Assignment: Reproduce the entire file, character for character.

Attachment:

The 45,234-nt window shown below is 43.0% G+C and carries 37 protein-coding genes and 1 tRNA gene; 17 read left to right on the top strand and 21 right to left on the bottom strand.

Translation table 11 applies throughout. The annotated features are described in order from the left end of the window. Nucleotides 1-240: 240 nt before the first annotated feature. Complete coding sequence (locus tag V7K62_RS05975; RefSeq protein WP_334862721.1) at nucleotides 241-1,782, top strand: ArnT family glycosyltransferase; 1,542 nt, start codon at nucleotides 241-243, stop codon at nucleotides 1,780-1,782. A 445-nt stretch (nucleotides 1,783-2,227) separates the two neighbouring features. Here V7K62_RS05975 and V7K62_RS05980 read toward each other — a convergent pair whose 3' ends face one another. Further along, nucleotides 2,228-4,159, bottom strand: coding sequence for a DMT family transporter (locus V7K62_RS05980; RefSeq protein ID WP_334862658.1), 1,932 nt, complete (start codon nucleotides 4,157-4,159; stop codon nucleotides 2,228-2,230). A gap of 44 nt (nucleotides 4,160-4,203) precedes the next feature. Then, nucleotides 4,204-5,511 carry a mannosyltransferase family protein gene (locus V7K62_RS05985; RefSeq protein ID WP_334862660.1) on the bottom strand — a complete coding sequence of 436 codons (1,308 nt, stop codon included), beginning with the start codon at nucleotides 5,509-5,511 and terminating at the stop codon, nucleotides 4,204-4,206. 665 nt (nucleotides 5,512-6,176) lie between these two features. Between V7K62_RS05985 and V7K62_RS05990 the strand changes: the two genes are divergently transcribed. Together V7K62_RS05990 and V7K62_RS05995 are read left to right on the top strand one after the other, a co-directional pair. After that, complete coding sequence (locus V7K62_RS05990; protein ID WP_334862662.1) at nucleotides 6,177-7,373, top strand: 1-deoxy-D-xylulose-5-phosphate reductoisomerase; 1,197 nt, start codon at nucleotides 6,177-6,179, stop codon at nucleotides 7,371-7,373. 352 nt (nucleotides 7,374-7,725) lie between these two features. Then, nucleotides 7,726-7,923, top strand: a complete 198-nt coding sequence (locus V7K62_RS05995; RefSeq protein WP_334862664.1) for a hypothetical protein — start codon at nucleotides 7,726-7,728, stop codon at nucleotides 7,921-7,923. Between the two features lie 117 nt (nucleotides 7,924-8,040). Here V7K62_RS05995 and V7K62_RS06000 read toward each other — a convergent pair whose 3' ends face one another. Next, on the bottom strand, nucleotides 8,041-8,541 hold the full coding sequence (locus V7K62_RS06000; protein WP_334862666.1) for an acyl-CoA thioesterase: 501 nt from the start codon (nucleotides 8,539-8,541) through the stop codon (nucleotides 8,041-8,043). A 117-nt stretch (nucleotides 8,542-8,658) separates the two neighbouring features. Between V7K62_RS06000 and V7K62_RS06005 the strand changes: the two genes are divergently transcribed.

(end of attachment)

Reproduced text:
The 45,234-nt window shown below is 43.0% G+C and carries 37 protein-coding genes and 1 tRNA gene; 17 read left to right on the top strand and 21 right to left on the bottom strand.

Translation table 11 applies throughout. The annotated features are described in order from the left end of the window. Nucleotides 1-240: 240 nt before the first annotated feature. Complete coding sequence (locus tag V7K62_RS05975; RefSeq protein WP_334862721.1) at nucleotides 241-1,782, top strand: ArnT family glycosyltransferase; 1,542 nt, start codon at nucleotides 241-243, stop codon at nucleotides 1,780-1,782. A 445-nt stretch (nucleotides 1,783-2,227) separates the two neighbouring features. Here V7K62_RS05975 and V7K62_RS05980 read toward each other — a convergent pair whose 3' ends face one another. Further along, nucleotides 2,228-4,159, bottom strand: coding sequence for a DMT family transporter (locus V7K62_RS05980; RefSeq protein ID WP_334862658.1), 1,932 nt, complete (start codon nucleotides 4,157-4,159; stop codon nucleotides 2,228-2,230). A gap of 44 nt (nucleotides 4,160-4,203) precedes the next feature. Then, nucleotides 4,204-5,511 carry a mannosyltransferase family protein gene (locus V7K62_RS05985; RefSeq protein ID WP_334862660.1) on the bottom strand — a complete coding sequence of 436 codons (1,308 nt, stop codon included), beginning with the start codon at nucleotides 5,509-5,511 and terminating at the stop codon, nucleotides 4,204-4,206. 665 nt (nucleotides 5,512-6,176) lie between these two features. Between V7K62_RS05985 and V7K62_RS05990 the strand changes: the two genes are divergently transcribed. Together V7K62_RS05990 and V7K62_RS05995 are read left to right on the top strand one after the other, a co-directional pair. After that, complete coding sequence (locus V7K62_RS05990; protein ID WP_334862662.1) at nucleotides 6,177-7,373, top strand: 1-deoxy-D-xylulose-5-phosphate reductoisomerase; 1,197 nt, start codon at nucleotides 6,177-6,179, stop codon at nucleotides 7,371-7,373. 352 nt (nucleotides 7,374-7,725) lie between these two features. Then, nucleotides 7,726-7,923, top strand: a complete 198-nt coding sequence (locus V7K62_RS05995; RefSeq protein WP_334862664.1) for a hypothetical protein — start codon at nucleotides 7,726-7,728, stop codon at nucleotides 7,921-7,923. Between the two features lie 117 nt (nucleotides 7,924-8,040). Here V7K62_RS05995 and V7K62_RS06000 read toward each other — a convergent pair whose 3' ends face one another. Next, on the bottom strand, nucleotides 8,041-8,541 hold the full coding sequence (locus V7K62_RS06000; protein WP_334862666.1) for an acyl-CoA thioesterase: 501 nt from the start codon (nucleotides 8,539-8,541) through the stop codon (nucleotides 8,041-8,043). A 117-nt stretch (nucleotides 8,542-8,658) separates the two neighbouring features. Between V7K62_RS06000 and V7K62_RS06005 the strand changes: the two genes are divergently transcribed.